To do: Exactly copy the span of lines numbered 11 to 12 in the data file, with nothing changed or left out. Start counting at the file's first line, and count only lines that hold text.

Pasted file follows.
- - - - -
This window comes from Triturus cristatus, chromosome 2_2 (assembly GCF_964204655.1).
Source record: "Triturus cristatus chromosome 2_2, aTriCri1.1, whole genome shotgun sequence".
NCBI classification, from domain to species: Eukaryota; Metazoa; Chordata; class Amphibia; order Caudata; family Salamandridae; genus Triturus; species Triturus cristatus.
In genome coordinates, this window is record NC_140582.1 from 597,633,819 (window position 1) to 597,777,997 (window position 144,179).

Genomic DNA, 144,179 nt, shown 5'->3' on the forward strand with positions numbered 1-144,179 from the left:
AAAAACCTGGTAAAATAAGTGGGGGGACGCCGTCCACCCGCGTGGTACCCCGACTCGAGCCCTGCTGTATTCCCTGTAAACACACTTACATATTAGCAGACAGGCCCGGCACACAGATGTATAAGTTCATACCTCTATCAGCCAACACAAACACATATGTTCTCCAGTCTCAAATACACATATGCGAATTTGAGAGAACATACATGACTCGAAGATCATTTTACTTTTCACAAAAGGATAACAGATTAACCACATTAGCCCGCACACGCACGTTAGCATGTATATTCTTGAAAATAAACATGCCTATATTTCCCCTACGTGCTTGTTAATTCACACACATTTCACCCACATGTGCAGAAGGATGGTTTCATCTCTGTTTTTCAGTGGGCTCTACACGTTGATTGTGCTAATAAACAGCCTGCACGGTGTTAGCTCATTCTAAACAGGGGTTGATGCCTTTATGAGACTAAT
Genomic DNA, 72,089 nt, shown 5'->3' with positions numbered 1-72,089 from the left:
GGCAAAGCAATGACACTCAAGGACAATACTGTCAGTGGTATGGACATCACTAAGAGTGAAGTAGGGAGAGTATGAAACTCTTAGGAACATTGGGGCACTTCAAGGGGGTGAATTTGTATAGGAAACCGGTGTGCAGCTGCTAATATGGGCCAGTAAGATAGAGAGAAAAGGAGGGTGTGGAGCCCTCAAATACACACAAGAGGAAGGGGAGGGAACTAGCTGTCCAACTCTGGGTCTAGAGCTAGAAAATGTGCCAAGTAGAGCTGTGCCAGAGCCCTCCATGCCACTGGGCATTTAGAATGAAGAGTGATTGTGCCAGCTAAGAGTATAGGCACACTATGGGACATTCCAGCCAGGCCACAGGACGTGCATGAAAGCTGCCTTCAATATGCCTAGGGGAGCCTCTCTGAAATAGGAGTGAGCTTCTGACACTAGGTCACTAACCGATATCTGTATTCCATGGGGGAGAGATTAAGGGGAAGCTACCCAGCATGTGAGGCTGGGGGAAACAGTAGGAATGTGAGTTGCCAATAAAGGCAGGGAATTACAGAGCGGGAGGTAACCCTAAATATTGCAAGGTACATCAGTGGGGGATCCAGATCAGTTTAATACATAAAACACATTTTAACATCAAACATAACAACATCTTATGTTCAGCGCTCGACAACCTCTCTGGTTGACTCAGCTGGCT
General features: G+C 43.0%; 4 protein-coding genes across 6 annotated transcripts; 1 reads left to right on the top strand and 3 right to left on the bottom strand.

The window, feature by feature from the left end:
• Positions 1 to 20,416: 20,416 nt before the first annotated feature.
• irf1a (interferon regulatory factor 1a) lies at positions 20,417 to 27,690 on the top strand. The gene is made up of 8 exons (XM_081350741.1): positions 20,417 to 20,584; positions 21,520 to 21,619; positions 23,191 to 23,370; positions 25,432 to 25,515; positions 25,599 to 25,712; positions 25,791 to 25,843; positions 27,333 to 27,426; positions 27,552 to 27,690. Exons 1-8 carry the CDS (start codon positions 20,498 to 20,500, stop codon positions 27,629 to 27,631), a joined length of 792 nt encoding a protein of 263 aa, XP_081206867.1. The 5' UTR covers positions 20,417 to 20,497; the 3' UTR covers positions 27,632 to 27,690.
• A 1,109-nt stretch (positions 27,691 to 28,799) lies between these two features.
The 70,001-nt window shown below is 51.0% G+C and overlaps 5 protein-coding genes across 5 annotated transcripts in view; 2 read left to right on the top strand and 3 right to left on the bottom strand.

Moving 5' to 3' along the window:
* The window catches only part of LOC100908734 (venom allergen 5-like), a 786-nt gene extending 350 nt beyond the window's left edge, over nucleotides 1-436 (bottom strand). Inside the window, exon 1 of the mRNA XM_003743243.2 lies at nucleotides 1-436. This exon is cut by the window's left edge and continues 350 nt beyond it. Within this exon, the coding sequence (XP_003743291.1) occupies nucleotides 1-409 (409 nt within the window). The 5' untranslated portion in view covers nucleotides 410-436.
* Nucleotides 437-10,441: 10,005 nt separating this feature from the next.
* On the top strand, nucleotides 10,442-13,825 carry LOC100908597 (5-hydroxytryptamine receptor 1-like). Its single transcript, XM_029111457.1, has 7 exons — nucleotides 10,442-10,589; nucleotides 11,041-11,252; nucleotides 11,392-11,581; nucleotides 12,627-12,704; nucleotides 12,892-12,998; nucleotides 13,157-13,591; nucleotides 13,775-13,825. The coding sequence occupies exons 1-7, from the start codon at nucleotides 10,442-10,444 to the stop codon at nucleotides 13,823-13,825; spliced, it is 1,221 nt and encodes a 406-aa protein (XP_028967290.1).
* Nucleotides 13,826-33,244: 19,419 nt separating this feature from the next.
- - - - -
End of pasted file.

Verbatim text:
• Positions 1 to 20,416: 20,416 nt before the first annotated feature.
• irf1a (interferon regulatory factor 1a) lies at positions 20,417 to 27,690 on the top strand. The gene is made up of 8 exons (XM_081350741.1): positions 20,417 to 20,584; positions 21,520 to 21,619; positions 23,191 to 23,370; positions 25,432 to 25,515; positions 25,599 to 25,712; positions 25,791 to 25,843; positions 27,333 to 27,426; positions 27,552 to 27,690. Exons 1-8 carry the CDS (start codon positions 20,498 to 20,500, stop codon positions 27,629 to 27,631), a joined length of 792 nt encoding a protein of 263 aa, XP_081206867.1. The 5' UTR covers positions 20,417 to 20,497; the 3' UTR covers positions 27,632 to 27,690.